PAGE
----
This guide describes the testing process used by QA at IQSS and provides a reference for others filling in for that role. Please note that many variations are possible, and the main thing is to catch bugs and provide a good quality product to the user community.
Here is a brief description of our workflow:
Developers will work on a solution on a separate branch
Once a developer completes their work, they submit a Pull Request (PR).
The PR is reviewed by a developer from the team.
During the review, the reviewer may suggest coding or documentation changes to the original developer.
The QA tester performs a smoke test of core functionality and regression testing.
Documentation is used to understand the feature and validate any assertions made.
If no documentation is provided in the PR, the tester may refer to the original bug report to determine the desired outcome of the changes.
Once the branch is assumed to be safe, it is merged into the develop branch.
The PR and the Issue are closed and assigned the “merged” status.
It is good practice to delete the branch if it is local.
The content from the PR becomes part of the codebase for future releases.
The complete suggested workflow can be found at QA Workflow for Pull Requests.
Start testing simply, with the most obvious test. You don’t need to know all your tests upfront. As you gain comfort and understanding of how it works, try more tests until you are done. If it is a complex feature, jot down your tests in an outline format, some beforehand as a guide, and some after as things occur to you. Save the doc in a testing folder (on Google Drive). This potentially will help with future testing.
When in doubt, ask someone. If you are confused about how something is working, it may be something you have missed, or it could be a documentation issue, or it could be a bug! Talk to the code reviewer and the contributor/developer for their opinion and advice.
Always tail the server.log file while testing. Open a terminal window to the test instance and
tail -F server.log. This helps you get a real-time sense of what the server is doing when you interact with the application and makes it easier to identify any stack trace on failure.
When overloaded, QA the simple pull requests first to reduce the queue. It gives you a mental boost to complete something and reduces the perception of the amount of work still to be done.
When testing a bug fix, try reproducing the bug on the demo server before testing the fix. That way you know you are taking the correct steps to verify that the fix worked.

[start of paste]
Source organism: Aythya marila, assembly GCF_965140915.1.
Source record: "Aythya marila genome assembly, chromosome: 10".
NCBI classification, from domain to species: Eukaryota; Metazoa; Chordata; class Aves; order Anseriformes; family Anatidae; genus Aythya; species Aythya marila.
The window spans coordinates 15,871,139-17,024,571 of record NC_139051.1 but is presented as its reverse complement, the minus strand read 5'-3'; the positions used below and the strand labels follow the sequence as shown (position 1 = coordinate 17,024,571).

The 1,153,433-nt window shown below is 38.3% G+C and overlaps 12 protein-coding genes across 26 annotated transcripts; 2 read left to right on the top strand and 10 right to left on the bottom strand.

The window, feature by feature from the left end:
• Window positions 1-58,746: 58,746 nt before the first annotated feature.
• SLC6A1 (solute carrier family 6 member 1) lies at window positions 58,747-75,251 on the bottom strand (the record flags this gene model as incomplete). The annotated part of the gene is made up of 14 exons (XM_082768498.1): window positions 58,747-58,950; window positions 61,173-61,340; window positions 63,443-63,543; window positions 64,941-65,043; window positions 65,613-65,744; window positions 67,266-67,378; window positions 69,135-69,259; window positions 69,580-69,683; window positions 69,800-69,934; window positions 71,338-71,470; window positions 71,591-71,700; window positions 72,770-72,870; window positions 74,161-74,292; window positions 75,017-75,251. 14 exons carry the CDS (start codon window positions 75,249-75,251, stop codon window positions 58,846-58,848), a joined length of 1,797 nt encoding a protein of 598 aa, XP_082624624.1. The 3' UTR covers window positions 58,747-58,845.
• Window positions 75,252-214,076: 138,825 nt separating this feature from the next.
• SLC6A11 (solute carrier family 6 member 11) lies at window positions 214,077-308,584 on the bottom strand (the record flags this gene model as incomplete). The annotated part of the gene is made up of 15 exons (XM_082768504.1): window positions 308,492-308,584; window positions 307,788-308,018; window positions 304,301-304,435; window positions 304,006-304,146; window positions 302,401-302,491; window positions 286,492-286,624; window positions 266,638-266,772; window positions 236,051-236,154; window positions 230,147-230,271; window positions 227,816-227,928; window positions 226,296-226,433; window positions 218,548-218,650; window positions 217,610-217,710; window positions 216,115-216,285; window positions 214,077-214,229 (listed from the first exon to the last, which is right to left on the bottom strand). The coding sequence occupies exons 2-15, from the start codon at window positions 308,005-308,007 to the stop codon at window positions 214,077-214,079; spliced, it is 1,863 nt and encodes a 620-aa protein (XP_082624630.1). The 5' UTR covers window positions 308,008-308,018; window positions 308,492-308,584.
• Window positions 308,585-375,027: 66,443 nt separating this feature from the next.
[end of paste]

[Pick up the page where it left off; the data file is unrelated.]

When testing an optional feature that requires configuration, do a smoke test without the feature configured and then with it configured. That way you know that folks using the standard config are unaffected by the option if they choose not to configure it.
Back up your DB before applying an irreversible DB update when you are using a persistent/reusable platform. Just in case it fails, and you need to carry on testing something else you can use the backup.
A release likely spans multiple two-week sprints. Each sprint represents the priorities for that time and is sized so that the team can reasonably complete most of the work on time. This is a goal to help with planning, it is not a strict requirement. Some issues from the previous sprint may remain and likely be included in the next sprint but occasionally may be deprioritized and deferred to another time.
The decision to make a release can be based on the time since the last release, some important feature needed by the community or contractual deadline, or some other logical reason to package the work completed into a named release and posted to the releases section on GitHub.
The API test suite is added to and maintained by development. (See Testing in the Developer Guide.) It is generally advisable for code contributors to add API tests when adding new functionality. The approach here is one of code coverage: exercise as much of the code base’s code paths as possible, every time to catch bugs.
This type of approach is often used to give contributing developers confidence that their code didn’t introduce any obvious, major issues and is run on each commit. Since it is a broad set of tests, it is not clear whether any specific, conceivable test is run but it does add a lot of confidence that the code base is functioning due to its reach and consistency. (See Test Automation in the Developer Guide.)
See Making Releases in the Developer Guide.